“There is a very large per cent. of infant mortality partly on this account, and partly on account of gross ignorance in the treatment of the diseases of childhood. …

However

“Lady Ann Blunt, who has travelled among the Bedouins, says, ‘In more than one sheikh’s tent it is the women’s half of it in which the politics of the tribe are settled.'”

Yemen

“Called one day to see a Somali woman I missed the whip usually seen in a Somali’s house, and jokingly asked how her husband managed to keep her in order without a whip. She, taking her husband and me by the hand, said, “You are my father and this is my husband. Love unites us, and where love is there is no need for whips.”

“I was so pleased with her speech that I offered her husband, who was out of work, a subordinate place in our dispensary. Yet less than a month later I heard that he had divorced his wife and turned her out of doors….

“The following case will, I think, illustrate the usual attitude of the Arabs in the Yemen towards womankind:

“A man whose wife had been in labor two days came asking for medicine to make her well. My reply was that it was necessary to see the woman before I could give such a drug as he wished. “Well,” said he, “she will die before I allow you or any other man to see her,” and two days after I heard of her death.”

Lebanon:

“In Beirut, among the better classes girls are not married as young as they used to be, though occasionally you hear of instances, as in the case of a woman who had eight daughters and married two of them, twins, at the age of eight. She gained nothing by this cruel act as they were soon divorced and sent home.

“One reason for child-marriages among Mohammedans in Syria is the conscription which demands for the army every young man of eighteen. The one who cannot afford to escape conscription by paid substitutes or money may be exempt if he has a wife dependent upon him. When he is sixteen or seventeen his family send off to some distant town for a young girl who is a destitute orphan, and this child is married to the youth,—she may be ten years old, or nine, or even eight, and cases are known where a girl of seven has been married to a boy of sixteen. …

“Sad stories are told of those who are put out to service, especially when they go to Turkish families. It is not very common, fortunately, for there is always the fear that the men in the family, regarding them as lawful prey, will ill-treat them. Girls disgraced in this way have a terrible fate.

“A friend came to us one day, weeping because of a dreadful thing which had just come to her knowledge, too late, alas! for any help to be given. The daughter of a neighbor, a poor man, had been sent out to service, and the worst befell her. She was sent home in disgrace,—her father was obliged to receive her, but he would not recognize her or have anything to do with her till one day he ordered her to go out into the garden and dig in a spot he indicated. Each day he came to see what she had accomplished, till at last there was a hole deep enough for her to stand in, her full height. Her father then called his brothers, they brought lime, poured it over her, and then buried the child alive in the hole she herself had dug. She was only twelve years old! …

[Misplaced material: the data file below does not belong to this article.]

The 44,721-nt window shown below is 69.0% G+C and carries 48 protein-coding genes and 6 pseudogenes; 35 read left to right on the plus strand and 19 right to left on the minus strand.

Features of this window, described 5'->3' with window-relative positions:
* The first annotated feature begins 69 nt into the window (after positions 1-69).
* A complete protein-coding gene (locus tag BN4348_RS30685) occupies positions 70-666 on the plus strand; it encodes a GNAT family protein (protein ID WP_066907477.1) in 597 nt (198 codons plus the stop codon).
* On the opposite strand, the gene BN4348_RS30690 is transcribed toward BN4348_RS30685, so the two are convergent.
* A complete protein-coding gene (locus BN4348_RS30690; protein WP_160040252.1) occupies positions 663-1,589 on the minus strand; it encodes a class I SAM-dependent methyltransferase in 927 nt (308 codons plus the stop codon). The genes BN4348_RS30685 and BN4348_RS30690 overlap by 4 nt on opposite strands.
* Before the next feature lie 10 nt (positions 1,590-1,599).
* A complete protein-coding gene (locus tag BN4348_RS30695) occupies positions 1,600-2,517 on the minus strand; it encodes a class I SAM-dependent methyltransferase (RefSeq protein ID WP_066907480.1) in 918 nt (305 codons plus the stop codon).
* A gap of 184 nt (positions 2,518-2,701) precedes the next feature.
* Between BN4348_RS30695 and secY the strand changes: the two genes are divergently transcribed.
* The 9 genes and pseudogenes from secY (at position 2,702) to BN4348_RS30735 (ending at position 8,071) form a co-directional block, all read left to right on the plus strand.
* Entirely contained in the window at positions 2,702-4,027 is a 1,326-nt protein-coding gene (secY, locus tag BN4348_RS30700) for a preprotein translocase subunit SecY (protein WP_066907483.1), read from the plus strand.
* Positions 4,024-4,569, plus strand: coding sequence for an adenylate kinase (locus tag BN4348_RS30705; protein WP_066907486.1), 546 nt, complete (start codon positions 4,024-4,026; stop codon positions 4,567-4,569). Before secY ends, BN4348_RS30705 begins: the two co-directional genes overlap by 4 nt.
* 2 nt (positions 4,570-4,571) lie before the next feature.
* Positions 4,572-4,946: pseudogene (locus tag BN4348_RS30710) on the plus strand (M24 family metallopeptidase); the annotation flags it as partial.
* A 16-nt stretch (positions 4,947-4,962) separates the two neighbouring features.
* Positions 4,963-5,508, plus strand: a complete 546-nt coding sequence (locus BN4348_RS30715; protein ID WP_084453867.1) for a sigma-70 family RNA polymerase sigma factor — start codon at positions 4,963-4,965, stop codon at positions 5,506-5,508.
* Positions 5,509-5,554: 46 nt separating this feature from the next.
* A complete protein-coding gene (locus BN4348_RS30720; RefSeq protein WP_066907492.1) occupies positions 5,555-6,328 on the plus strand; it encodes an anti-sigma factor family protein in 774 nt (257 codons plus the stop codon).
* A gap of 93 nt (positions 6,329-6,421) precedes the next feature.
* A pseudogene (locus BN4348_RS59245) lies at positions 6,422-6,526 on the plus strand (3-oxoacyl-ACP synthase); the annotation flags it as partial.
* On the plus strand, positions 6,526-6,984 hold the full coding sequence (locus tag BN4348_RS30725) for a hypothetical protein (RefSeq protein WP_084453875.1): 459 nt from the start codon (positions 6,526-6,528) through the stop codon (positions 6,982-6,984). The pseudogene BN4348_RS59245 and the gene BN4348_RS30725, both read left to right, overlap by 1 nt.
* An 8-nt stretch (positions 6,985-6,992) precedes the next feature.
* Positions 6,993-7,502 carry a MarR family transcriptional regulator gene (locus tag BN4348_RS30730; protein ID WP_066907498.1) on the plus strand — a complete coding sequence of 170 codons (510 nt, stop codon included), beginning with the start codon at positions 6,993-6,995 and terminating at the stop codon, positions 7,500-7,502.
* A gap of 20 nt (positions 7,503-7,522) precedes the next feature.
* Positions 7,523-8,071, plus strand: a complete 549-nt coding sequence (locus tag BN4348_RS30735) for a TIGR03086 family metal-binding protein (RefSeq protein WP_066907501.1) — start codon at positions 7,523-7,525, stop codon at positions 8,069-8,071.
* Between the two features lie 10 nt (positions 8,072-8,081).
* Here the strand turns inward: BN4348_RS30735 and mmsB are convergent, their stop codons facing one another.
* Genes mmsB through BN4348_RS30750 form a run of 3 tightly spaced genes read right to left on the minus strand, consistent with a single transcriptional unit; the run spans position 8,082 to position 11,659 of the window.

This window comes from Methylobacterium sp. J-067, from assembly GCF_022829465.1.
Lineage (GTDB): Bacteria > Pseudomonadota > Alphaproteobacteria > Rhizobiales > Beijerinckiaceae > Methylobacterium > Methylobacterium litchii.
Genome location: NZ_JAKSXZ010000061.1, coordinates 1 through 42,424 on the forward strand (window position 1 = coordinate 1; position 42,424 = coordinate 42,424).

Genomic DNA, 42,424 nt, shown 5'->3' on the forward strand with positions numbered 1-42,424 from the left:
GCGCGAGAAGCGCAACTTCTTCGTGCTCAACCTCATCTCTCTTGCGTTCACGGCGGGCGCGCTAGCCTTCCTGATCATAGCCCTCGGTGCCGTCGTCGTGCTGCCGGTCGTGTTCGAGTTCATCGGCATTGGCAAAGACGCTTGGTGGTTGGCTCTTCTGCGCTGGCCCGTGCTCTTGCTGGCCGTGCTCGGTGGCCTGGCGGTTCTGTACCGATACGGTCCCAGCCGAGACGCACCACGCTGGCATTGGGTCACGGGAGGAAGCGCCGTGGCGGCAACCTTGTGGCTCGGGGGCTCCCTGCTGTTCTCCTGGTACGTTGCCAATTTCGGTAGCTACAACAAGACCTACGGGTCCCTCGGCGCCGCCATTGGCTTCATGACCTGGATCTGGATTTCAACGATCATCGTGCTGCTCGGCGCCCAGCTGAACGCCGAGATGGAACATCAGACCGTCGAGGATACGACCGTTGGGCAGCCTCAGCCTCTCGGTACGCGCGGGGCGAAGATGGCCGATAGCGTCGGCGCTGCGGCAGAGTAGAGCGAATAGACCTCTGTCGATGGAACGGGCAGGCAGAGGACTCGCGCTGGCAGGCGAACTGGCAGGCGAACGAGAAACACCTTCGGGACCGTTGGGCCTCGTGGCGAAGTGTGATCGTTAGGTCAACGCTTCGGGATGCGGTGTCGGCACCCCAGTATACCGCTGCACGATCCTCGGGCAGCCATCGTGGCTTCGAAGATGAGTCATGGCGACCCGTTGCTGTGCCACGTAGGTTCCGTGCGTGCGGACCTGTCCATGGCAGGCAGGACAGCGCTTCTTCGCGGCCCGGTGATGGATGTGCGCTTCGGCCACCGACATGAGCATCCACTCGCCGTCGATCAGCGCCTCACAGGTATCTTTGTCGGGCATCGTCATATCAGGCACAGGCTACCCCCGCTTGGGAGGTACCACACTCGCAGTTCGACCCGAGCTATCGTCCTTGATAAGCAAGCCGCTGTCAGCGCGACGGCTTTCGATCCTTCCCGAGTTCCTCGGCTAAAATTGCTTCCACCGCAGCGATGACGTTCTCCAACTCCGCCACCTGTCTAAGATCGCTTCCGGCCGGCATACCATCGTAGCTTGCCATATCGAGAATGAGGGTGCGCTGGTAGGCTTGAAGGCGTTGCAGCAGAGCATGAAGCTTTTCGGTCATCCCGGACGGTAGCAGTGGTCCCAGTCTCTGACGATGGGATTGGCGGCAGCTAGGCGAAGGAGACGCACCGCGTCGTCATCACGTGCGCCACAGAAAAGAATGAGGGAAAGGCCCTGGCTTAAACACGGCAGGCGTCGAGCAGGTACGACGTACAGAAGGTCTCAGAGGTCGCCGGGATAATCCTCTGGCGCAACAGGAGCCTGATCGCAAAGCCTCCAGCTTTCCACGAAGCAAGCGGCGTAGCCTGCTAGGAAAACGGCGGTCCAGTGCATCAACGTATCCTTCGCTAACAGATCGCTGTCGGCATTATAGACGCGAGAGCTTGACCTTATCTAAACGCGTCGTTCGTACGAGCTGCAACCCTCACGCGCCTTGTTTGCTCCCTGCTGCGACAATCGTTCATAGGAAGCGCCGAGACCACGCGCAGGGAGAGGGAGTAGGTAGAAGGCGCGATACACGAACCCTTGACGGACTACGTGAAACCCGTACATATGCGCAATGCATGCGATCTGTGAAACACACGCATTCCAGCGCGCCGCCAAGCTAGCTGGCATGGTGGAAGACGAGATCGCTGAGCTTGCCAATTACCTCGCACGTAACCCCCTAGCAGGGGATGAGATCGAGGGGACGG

“I must not omit to say that in the smaller Mohammedan settlements where there is much intermarrying in families, there is almost no divorce, for even if a man wishes it, he must be very courageous to brave the united wrath of the whole circle of female relatives or of his enraged uncle or cousin, who resents bitterly having his daughter sent back to her home. …

Druze woman wearing a tantour, 1870s, Lebanon

“Among the Druzes, divorce is even more common than it is among the true Mohammedans, and the state of morals is very low. The Druzes are an interesting, even fascinating people. They live on the Lebanons and inland on the Druze mountains of the Hauran, and are a warlike independent race, of fine physique, and most polished, courteous manners. Some of their women are very beautiful and their peculiar costumes are most becoming and picturesque. … As was said before, they are classed with the Mohammedans although they have their own prophet, Hakim, and they take pride in having their own secret religion, which is little more than a brotherhood for political purposes.”

EvX: The book makes no mention of the Yazidis, but these days they post on Twitter about how matters stand between them and their neighbors, the Islamic State:

I was pregnant and taken as sex slave with my five years daughter by SuNn! Neighbors. After ISIS killed my husband and almost all members of our family I decided to suicide, I took poison but didn’t die, I lost my unborn baby. I was sold many times.

 

Advertisements

Sacrifice Everything Memes

I woke up this morning with the realization that I needed to make a meme about Nongqawuse. (Context.)

These were the result:

In 1997, 39 members of the Heaven’s Gate cult committed suicide in order to reach a UFO they believed was accompanying comet Hale-Bopp.

In 1978, 918 followers of cult leader Jim Jones committed suicide by drinking poisoned Kool-Aid–the origin of the phrase, “Don’t drink the Kool-Aid.”

 

Mathematician Ted Kaczynski, unable to find a publisher for his manifesto, Industrial Society And Its Future, turned to mailing bombs to professors.

 

 

82 Branch Davidians, led by David Koresh, died when their compound burned down during a raid by the ATF. It appears that the Branch Davidians set the fire themselves.

 

The Thugs were an Indian cult that ritually strangled and murdered travelers.

 

Timothy McVeigh killed 168 people in 1995 when he bombed the Alfred P. Murrah Federal Building in Oklahoma City, in what he claimed was revenge for ATF’s siege against the Branch Davidians.

Hong Xiuquan claimed to be Jesus’ little brother and lead the Taiping Rebellion, which resulted in the deaths of 20-30 million people.

Lee Harvey Oswald

Nongqawuse was a Xhosa prophet who convinced her people that if they sacrificed all of their cattle, the British would be “swept into the sea.” The Xhosa sacrificed their cattle, the British did not get swept into the sea, and mass famine resulted.